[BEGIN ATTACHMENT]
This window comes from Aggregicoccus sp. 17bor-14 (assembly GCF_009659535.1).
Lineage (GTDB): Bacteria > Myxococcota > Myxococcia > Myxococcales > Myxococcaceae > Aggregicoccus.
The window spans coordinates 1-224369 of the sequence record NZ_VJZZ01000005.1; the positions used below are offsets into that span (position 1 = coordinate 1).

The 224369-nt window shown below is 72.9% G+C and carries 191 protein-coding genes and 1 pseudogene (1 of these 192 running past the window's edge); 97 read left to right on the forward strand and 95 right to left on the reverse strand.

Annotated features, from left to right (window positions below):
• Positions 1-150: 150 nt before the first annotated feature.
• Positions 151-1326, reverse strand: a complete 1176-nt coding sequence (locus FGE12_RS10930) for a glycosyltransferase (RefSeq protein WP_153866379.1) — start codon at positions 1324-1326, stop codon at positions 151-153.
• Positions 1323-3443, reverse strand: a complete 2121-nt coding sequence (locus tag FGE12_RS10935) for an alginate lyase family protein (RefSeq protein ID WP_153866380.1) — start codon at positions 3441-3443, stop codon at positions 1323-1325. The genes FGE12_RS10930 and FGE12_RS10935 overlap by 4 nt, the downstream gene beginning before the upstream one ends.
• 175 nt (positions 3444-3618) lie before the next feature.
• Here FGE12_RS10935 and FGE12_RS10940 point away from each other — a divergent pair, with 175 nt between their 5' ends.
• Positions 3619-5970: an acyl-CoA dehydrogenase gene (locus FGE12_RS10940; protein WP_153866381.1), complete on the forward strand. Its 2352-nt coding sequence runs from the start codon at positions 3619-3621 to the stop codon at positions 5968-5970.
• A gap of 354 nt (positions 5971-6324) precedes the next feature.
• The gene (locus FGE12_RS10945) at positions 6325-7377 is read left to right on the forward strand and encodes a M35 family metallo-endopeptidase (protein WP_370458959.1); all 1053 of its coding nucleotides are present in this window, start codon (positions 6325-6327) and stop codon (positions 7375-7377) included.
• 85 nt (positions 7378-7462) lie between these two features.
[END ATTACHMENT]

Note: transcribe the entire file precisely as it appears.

This window comes from Aggregicoccus sp. 17bor-14 (assembly GCF_009659535.1).
Lineage (GTDB): Bacteria > Myxococcota > Myxococcia > Myxococcales > Myxococcaceae > Aggregicoccus.
The window spans coordinates 1-224369 of the sequence record NZ_VJZZ01000005.1; the positions used below are offsets into that span (position 1 = coordinate 1).

The 224369-nt window shown below is 72.9% G+C and carries 191 protein-coding genes and 1 pseudogene (1 of these 192 running past the window's edge); 97 read left to right on the forward strand and 95 right to left on the reverse strand.

Annotated features, from left to right (window positions below):
• Positions 1-150: 150 nt before the first annotated feature.
• Positions 151-1326, reverse strand: a complete 1176-nt coding sequence (locus FGE12_RS10930) for a glycosyltransferase (RefSeq protein WP_153866379.1) — start codon at positions 1324-1326, stop codon at positions 151-153.
• Positions 1323-3443, reverse strand: a complete 2121-nt coding sequence (locus tag FGE12_RS10935) for an alginate lyase family protein (RefSeq protein ID WP_153866380.1) — start codon at positions 3441-3443, stop codon at positions 1323-1325. The genes FGE12_RS10930 and FGE12_RS10935 overlap by 4 nt, the downstream gene beginning before the upstream one ends.
• 175 nt (positions 3444-3618) lie before the next feature.
• Here FGE12_RS10935 and FGE12_RS10940 point away from each other — a divergent pair, with 175 nt between their 5' ends.
• Positions 3619-5970: an acyl-CoA dehydrogenase gene (locus FGE12_RS10940; protein WP_153866381.1), complete on the forward strand. Its 2352-nt coding sequence runs from the start codon at positions 3619-3621 to the stop codon at positions 5968-5970.
• A gap of 354 nt (positions 5971-6324) precedes the next feature.
• The gene (locus FGE12_RS10945) at positions 6325-7377 is read left to right on the forward strand and encodes a M35 family metallo-endopeptidase (protein WP_370458959.1); all 1053 of its coding nucleotides are present in this window, start codon (positions 6325-6327) and stop codon (positions 7375-7377) included.
• 85 nt (positions 7378-7462) lie between these two features.